[“I loved the section on hedgehog vocalisations – I wonder if anyone has heard European hedgehogs making the same sort of fluting, whistling noise I heard an African Pygmy Hedgehog make though ….”]

    As one who works with European wilds, African Pygmy Hogs and Egyptian Long-eareds I can testify that they all have their own noises unique to themselves. An agitated Egyptian sounds like a coffee percolator.

    [“hedgehog ‘falling’ into a pond. There is no doubt that a little assistance was given – and this must raise issues regarding the stress the animal was put under.”]

    You should know that the rescues involved in the filming of this programme sat on the film crew at all times. If there was any chance whatsoever that the animals would get stressed filming was halted. Methods were discussed and argued over before any animal became involved and the Dragonfly crew did as we all requested. When it came to filming mum and babies their requests and filming methods were rejected repeatedly until I was happy and Vale were happy.

    The crew spent many hours, both day and night, filming the animals. Much of the footage didn’t need to be staged it just happened in front of them and used as part of the storyline, such as the saliva licking which was news to all of us and we would still have been oblivious had they not caught it twice. As it is, we can now look into the reasons and use the information to improve our methods when rearing abandoned babies.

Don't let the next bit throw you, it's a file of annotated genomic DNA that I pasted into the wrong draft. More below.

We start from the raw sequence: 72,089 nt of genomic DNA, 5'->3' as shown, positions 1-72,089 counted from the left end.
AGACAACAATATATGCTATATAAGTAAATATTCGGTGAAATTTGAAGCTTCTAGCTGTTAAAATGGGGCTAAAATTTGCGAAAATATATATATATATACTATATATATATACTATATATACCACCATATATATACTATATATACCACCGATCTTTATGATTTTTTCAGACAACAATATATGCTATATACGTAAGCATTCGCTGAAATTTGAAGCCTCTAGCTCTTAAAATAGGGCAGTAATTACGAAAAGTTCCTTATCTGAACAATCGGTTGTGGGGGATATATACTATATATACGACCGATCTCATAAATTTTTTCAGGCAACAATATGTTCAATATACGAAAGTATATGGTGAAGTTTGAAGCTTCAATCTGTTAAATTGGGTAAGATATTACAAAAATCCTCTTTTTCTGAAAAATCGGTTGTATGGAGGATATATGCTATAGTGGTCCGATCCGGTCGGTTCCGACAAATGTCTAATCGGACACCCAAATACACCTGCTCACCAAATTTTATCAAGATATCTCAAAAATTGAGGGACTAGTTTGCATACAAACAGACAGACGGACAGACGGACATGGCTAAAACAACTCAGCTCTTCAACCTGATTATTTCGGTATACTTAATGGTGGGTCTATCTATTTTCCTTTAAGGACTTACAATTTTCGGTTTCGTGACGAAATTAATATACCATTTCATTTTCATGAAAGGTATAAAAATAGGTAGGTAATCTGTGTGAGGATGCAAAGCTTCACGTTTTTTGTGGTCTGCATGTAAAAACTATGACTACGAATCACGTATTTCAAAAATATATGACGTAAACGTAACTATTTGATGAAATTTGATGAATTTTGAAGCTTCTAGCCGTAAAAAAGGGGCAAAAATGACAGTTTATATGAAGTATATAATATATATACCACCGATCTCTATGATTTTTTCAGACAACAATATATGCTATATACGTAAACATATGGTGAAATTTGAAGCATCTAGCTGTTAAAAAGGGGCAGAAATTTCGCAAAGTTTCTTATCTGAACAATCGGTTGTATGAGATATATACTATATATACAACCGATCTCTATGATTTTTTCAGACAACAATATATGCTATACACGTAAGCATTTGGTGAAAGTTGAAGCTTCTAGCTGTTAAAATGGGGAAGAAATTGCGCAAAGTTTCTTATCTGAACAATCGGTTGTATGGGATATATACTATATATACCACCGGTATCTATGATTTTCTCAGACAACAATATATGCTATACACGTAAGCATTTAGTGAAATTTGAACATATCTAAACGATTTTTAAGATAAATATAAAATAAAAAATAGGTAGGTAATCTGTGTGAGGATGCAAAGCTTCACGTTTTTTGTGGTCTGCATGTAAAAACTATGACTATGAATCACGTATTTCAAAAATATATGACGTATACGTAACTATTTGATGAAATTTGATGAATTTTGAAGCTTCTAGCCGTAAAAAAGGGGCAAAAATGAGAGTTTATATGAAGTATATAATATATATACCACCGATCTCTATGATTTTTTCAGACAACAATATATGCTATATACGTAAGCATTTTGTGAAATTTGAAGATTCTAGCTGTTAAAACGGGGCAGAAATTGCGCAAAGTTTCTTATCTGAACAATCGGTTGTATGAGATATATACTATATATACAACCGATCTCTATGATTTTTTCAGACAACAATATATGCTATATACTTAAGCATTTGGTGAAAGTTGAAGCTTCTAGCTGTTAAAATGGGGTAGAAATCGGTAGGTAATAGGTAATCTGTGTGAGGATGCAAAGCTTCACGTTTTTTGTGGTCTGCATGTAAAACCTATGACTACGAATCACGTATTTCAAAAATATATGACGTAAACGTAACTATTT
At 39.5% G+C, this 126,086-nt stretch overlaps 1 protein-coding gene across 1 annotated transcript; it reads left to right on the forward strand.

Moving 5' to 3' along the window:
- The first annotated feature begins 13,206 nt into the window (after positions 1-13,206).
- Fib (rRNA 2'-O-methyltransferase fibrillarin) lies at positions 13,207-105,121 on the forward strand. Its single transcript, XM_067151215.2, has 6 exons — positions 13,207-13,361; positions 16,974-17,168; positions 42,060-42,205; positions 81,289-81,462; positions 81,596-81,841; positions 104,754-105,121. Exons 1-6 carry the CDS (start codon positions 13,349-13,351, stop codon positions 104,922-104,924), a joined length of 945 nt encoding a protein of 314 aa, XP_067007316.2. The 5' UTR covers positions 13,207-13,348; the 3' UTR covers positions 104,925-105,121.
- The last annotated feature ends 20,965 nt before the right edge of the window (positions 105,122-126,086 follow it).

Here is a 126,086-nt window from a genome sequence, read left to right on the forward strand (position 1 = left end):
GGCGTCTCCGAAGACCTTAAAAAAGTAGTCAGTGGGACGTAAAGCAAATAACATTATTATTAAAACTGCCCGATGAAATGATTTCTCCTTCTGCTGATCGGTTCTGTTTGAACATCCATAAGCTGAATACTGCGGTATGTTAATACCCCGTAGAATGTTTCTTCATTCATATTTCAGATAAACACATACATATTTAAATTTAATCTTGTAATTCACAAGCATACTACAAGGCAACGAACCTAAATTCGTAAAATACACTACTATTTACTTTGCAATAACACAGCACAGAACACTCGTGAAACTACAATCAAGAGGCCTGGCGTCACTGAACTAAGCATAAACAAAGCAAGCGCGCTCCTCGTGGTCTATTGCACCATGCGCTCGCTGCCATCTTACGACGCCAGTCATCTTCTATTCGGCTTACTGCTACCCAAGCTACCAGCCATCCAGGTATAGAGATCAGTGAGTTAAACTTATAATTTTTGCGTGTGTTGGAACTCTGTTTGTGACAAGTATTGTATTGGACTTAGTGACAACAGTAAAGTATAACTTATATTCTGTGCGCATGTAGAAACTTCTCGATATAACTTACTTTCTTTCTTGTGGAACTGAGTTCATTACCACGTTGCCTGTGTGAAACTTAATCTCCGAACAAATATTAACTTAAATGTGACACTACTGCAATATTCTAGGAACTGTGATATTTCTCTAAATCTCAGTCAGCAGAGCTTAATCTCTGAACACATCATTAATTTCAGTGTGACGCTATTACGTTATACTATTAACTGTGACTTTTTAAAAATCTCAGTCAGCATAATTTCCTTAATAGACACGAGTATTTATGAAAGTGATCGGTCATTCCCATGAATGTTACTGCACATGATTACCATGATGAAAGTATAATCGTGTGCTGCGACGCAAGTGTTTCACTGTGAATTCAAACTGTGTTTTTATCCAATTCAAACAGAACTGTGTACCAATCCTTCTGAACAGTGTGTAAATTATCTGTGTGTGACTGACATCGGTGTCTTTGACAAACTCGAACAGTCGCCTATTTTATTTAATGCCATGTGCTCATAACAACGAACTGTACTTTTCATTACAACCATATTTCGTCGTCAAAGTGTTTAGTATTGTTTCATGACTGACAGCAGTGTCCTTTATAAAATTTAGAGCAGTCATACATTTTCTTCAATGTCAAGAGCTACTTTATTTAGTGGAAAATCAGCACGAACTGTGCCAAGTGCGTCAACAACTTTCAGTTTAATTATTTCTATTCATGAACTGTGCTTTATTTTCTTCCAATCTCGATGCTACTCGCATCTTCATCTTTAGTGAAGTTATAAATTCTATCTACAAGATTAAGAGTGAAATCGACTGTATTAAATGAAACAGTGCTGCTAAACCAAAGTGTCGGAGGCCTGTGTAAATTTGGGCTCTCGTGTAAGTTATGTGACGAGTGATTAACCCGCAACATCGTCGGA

You are quite correct that much more information could have been included but there was limited time. The programme was billed as Hedgehog Hotel – Episode 1. 😉

  2. Richard Lawson on January 17, 2016 at 7:16 pm said:

    “Pretty but thin” nicely sums up my reaction too. There was some really nice bits, but too much repetition and jumping around. The Hessilhead and Hedgehog Bottom bits were great in their own right, but didn’t really fit within the “Hedgehog Hotel” narrative and again made it feel quite disjointed. I’d love to see more hedgehogs on TV, but I think the Hedgehog Hotel narrative is just too limiting.

  3. H Frances on December 7, 2016 at 7:13 pm said:

    Yes, I agree. Lovely shots of the hedgehogs, but I longed for more hard facts, such as what were they feeding them on? That would have been useful to know. It was very lightweight, which can be charming – and was – but a few more hard facts would have made it a much more satisfying view. But a lovely subject olasantly handled. What lovable creatures they are!